Does God Punish Us?

The Orthodox priest John Breck responds in his latest “Life in Christ” column: “No.” Here are the concluding paragraphs:


The Greek term metanoia, which we translate “repentance,” actually signifies a “turning,” a changing of direction or orientation. Once this radical reorientation begins, we enter on a pathway often marked by struggle and even suffering. But if we truly “seek first the Kingdom of God,” we quickly learn that the Hand that guides along that pathway never punishes us out of vengeance or vindictiveness. As the Risen Lord declared to Saul, what He seeks from His followers is a transferal of their loyalty and their liberation “from the power of Satan to God, that they may receive forgiveness of sins and a place among those who are sanctified by faith in me” (Acts 26:18). Suffering endured in this light is not punishment; it is not the bitter recompense for our sinfulness. It is, like any “penance” a spiritual father may impose, a call and an encouragement toward true metanoia, toward that reorientation that leads us through life’s struggles and temptations, and ushers us finally into the open arms of the God of infinite compassion and mercy.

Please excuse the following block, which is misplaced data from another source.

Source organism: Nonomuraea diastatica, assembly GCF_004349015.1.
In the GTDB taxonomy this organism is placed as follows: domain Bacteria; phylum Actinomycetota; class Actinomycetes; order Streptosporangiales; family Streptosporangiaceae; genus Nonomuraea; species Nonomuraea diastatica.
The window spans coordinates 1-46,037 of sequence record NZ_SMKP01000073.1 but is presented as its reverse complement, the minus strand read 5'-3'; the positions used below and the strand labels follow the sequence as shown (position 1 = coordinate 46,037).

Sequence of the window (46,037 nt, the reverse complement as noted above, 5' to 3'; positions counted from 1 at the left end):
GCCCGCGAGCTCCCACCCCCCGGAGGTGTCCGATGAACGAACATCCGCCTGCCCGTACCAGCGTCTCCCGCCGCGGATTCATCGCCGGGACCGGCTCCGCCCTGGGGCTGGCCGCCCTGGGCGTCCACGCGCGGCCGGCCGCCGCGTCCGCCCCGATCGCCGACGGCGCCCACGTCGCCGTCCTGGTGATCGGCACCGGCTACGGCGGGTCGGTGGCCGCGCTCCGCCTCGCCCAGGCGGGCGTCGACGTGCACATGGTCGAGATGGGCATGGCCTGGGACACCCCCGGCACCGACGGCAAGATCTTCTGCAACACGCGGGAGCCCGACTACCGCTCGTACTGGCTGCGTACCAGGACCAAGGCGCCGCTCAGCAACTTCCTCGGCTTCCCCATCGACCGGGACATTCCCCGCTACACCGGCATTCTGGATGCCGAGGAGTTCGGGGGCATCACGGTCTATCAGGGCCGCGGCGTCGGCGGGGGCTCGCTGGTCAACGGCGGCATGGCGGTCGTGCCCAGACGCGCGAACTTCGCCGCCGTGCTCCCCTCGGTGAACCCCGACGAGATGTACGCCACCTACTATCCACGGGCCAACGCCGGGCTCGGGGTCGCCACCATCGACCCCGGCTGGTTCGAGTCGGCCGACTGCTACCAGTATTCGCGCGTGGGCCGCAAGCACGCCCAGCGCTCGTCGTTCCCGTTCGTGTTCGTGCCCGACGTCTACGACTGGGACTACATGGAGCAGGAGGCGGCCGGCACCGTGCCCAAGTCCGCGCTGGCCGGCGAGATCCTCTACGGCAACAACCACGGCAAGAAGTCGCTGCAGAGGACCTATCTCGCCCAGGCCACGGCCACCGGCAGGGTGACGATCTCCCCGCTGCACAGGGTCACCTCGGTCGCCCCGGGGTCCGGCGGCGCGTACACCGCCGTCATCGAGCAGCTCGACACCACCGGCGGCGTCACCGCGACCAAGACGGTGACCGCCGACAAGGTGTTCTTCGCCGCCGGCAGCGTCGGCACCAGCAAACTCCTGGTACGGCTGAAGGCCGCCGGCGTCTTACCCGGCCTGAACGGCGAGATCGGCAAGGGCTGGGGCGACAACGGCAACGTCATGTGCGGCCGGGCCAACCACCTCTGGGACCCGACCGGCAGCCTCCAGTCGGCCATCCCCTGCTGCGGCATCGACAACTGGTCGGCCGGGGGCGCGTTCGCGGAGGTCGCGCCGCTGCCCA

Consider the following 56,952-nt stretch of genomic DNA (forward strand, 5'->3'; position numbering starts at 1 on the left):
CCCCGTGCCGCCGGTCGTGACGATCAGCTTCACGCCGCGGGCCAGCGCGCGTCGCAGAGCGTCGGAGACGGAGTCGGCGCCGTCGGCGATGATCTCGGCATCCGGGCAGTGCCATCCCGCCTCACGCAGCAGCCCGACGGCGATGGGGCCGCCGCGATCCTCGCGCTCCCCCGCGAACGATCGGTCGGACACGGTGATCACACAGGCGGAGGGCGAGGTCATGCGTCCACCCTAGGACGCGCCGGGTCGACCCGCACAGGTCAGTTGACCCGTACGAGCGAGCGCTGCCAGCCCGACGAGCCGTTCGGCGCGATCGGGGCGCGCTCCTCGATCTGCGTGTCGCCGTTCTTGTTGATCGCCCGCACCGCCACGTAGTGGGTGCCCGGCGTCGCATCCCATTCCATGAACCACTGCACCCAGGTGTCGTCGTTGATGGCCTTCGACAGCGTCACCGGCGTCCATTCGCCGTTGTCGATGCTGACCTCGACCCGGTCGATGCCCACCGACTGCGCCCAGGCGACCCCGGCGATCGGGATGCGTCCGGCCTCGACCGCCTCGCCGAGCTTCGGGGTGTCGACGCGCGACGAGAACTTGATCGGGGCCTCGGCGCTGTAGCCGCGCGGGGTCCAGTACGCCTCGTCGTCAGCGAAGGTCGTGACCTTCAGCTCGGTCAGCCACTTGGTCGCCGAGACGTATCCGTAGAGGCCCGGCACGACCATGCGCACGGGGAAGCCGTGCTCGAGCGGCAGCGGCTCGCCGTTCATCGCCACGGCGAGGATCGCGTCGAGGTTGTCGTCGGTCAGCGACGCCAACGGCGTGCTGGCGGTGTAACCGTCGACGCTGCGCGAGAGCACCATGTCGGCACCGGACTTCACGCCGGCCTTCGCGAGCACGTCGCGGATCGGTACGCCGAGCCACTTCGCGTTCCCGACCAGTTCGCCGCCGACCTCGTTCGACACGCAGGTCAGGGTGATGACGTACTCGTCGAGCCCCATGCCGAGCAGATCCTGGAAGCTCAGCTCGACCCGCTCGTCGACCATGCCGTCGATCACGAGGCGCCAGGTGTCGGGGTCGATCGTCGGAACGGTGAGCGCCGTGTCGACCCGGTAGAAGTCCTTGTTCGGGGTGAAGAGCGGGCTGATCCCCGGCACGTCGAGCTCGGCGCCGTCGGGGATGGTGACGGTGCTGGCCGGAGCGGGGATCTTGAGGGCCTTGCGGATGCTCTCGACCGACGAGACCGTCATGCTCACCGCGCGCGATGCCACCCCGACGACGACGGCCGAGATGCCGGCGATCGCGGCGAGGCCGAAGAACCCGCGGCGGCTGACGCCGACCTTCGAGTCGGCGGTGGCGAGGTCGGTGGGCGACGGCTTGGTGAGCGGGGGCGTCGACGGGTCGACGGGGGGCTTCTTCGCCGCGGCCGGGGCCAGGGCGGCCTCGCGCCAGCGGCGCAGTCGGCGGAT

We can reply to our original question, then, with a simple “no.” No, God does not punish us. Rather, He guides, chastens, purifies and strengthens us through every event and every experience, with the single minded concern to embrace us forever in the fullness of His love .

The final word belongs to St John, the Beloved Disciple, who knew Christ perhaps better than any of the other apostles. Before the fearful day of judgment, he declares, “we may have confidence,” not in our merits nor in punishing penances we may have endured, but in the love of the God whose very essence is Love. “There is no fear in love, but perfect love casts out fear; for fear has to do with punishment….” The Way into the Kingdom of Heaven is not through punishment, through suffering imposed by a wrathful God whose justice outweighs His mercy. It is through love: the boundless, self-giving love God has for us, to which, in an attitude of ongoing repentance, we respond with love for Him and for one another (1 John 4:16-21).

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About catholicsensibility

Todd and his family live in Ames, Iowa. He serves a Catholic parish of both Iowa State students and town residents.
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